Loves and licky kisses
    Princess Leah xxx

  2. Looks like fun.....and you've got a fantastic observation post.

  3. Oh I wish I would be there with you Oz... I never spend the night in a tent and I would love it to sit with you on a pawmade campfire, grilling lobsters while talking about the latest peemails we got :o)
    easy rider

  4. You know it is something that has always amazed the Mom - people in general tend not to know about or go to places that are often right under their noses - thank you our Mom isn't one of them - she loves exploring as much as we doo. We will add that you our list of places to visit.

  5. So horrible to think about all that pollution :(
    It looks like such a gorgeous place!!
    ღ husky hugz ღ frum our pack at Love is being owned by a husky!


  7. Have you spotted any Indian Ringneck Parrots in the park? If so, are they male and eligible?

  8. Mommy and Daddy went there a few time just to spend the day and go on an airboat ride. BUTT they didn't take me....bummer!

  9. I admit when I think of the Everglades, I think of an alligator-infested swamp. But your photos proved how beautiful it is. Thanks for sharing, we also entered the #FuelTheCure Contest!

  10. This may be a lame question, but could Oz go swimming in the water? By the way, I love the doggy lounge chair. Where did you get it?

  11. It does look like a beautiful place to visit.
    Mr Bailey, Hazel & Mabel

  12. WEll we loved the campsite for sure, and feel very bad that people do not take care of what was given to them, sigh...and it makes us sick inside to think of the dogs that peoples dump there. Humans??????
    stella rose

  13. Glad you had fun, but I know Mom would never give it a try. The no-see-ums always eat Mom alive no matter what she does. They even fly up her clothes and bite her. At home the mosquitoes don't bother her, but in FL, she is an itchy mess the entire time, add the alligator thing to it all and I think she would be over the edge. She is much happier on a snowy mountain with bears I think. It does look like a real nice place to visit and go camping if you know what you are doing.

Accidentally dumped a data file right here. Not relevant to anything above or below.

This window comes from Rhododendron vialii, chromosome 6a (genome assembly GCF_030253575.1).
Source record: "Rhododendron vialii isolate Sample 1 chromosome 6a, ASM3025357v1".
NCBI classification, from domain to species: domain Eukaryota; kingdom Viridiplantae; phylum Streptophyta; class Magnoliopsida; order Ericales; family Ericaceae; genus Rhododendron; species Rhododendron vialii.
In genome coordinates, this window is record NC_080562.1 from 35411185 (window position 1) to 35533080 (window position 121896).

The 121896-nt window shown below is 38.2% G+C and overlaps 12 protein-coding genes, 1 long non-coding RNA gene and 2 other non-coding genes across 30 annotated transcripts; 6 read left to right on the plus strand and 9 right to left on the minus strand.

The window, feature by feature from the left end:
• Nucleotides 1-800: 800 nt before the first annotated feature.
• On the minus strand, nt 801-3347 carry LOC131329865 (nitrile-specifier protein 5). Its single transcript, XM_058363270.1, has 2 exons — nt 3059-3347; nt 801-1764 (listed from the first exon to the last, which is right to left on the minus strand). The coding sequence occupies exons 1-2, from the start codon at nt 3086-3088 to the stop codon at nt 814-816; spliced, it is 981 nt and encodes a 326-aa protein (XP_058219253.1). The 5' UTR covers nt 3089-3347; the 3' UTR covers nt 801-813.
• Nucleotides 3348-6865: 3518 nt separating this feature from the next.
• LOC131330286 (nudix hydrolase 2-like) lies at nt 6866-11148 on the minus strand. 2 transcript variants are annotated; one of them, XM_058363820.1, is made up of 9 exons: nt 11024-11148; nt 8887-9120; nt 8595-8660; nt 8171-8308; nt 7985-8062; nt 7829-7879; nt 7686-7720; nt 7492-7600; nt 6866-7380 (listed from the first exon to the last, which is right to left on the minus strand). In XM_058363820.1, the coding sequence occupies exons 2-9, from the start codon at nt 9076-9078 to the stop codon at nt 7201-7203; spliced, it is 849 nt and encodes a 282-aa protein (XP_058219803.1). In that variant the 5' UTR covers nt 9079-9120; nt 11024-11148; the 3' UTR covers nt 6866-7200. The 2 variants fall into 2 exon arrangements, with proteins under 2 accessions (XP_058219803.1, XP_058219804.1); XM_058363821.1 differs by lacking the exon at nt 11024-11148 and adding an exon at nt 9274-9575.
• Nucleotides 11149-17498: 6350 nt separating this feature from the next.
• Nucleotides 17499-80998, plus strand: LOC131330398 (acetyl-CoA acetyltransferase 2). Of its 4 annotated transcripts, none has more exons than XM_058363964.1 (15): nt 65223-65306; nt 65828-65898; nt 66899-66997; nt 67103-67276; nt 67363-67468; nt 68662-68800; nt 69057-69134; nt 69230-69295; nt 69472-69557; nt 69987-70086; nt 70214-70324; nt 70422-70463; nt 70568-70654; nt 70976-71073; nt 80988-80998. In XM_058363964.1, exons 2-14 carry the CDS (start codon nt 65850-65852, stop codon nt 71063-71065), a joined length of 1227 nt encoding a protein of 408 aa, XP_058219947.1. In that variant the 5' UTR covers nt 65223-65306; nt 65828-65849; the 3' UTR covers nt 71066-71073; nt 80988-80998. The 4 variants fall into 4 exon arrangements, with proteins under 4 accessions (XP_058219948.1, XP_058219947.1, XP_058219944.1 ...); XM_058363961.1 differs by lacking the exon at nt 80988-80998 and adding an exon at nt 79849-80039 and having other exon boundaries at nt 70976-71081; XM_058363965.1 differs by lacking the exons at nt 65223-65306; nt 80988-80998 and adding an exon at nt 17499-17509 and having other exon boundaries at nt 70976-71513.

14. What a great post. Oz! We have never visited Everglades National Park, but we have visited many others and will certainly add it to our list. Sad that people don't appreciate it and even more sad that so many pets are abandoned there ...

  15. I have been there, but it has been many many years (30 maybe). It sure looks like you had a wonderful time.

  16. We absolutely love camping with our dogs Bear and Scooter- we're pretty far from the Everglades now- but have visited once on vacation- it was incredible!

    Woofs & Wags!

  17. This was a very good post. Mom thought it will full of gators!

    Your Pals,

    Murphy & Stanley

  18. What a great last camping trip. I just love you in the hammock.

  19. Wow...what a beautiful place!! Mama thought it might be nice to scuba dive offshore...except for that gators habitat thing :-).
    Dory, Jakey, Arty & Bilbo

  20. That was a super interesting post. Gail (my human carer) tells me she would love to go to Everglades and is so pleased that are people who care about preserving these unique and wonderful environments. And now I know that it is not all alligator infested swamps, and even has nice dog friendly beaches, I think I might like it too. Although us Scots are not great in hot weather…
    Toodle pip!

  21. Thanks for all the information Oz! I learned a lot from this. I've never been to a "swamp" campground before, but I don't think we have any here. I've been to a few lake campgrounds in Texas, and some nice places by rivers in CO, NM, and Arkansas. Hopefully I can visit Florida one of these days!

  22. What a great post! I've been looking at the map recently, wondering what it would be like to camp in Florida. Quite frankly, I did think it would be too scary because of alligators and other such critters. I was going to touch-and-go Florida on my trip around the country, but now I'm altering my plans to head all the way south!

  23. So glad you pinned this post on the top of your blog. I'd have hated to miss it.

    As we get ready to live on a sailboat, everyone assumes we're most excited about the Caribbean. And I am. But I really look forward to seeing more of Florida.

    I would love to explore the Everglades and think it's such an amazing place (despite the fact that I am mosquito bait). Besides all the wonderful habitats, I'm sure it's important in lowering the impact of storms on the rest of Florida. If Louisiana hadn't abused its wetlands so much, I'm sure Katrina would not have had near the devastating impact.

    Thanks for the great pictures.

  24. We are considering a trip to the Everglades in November. We've never been there and I assumed dogs weren't welcome and Toby would stay home. Now I'm pinning this and maybe we can bring Toby after all - especially if I can locate a reputable boarding/day care facility so we can do some kayaking. Thanks for sharing this!


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Cairn cuddles,
Oz the Terrier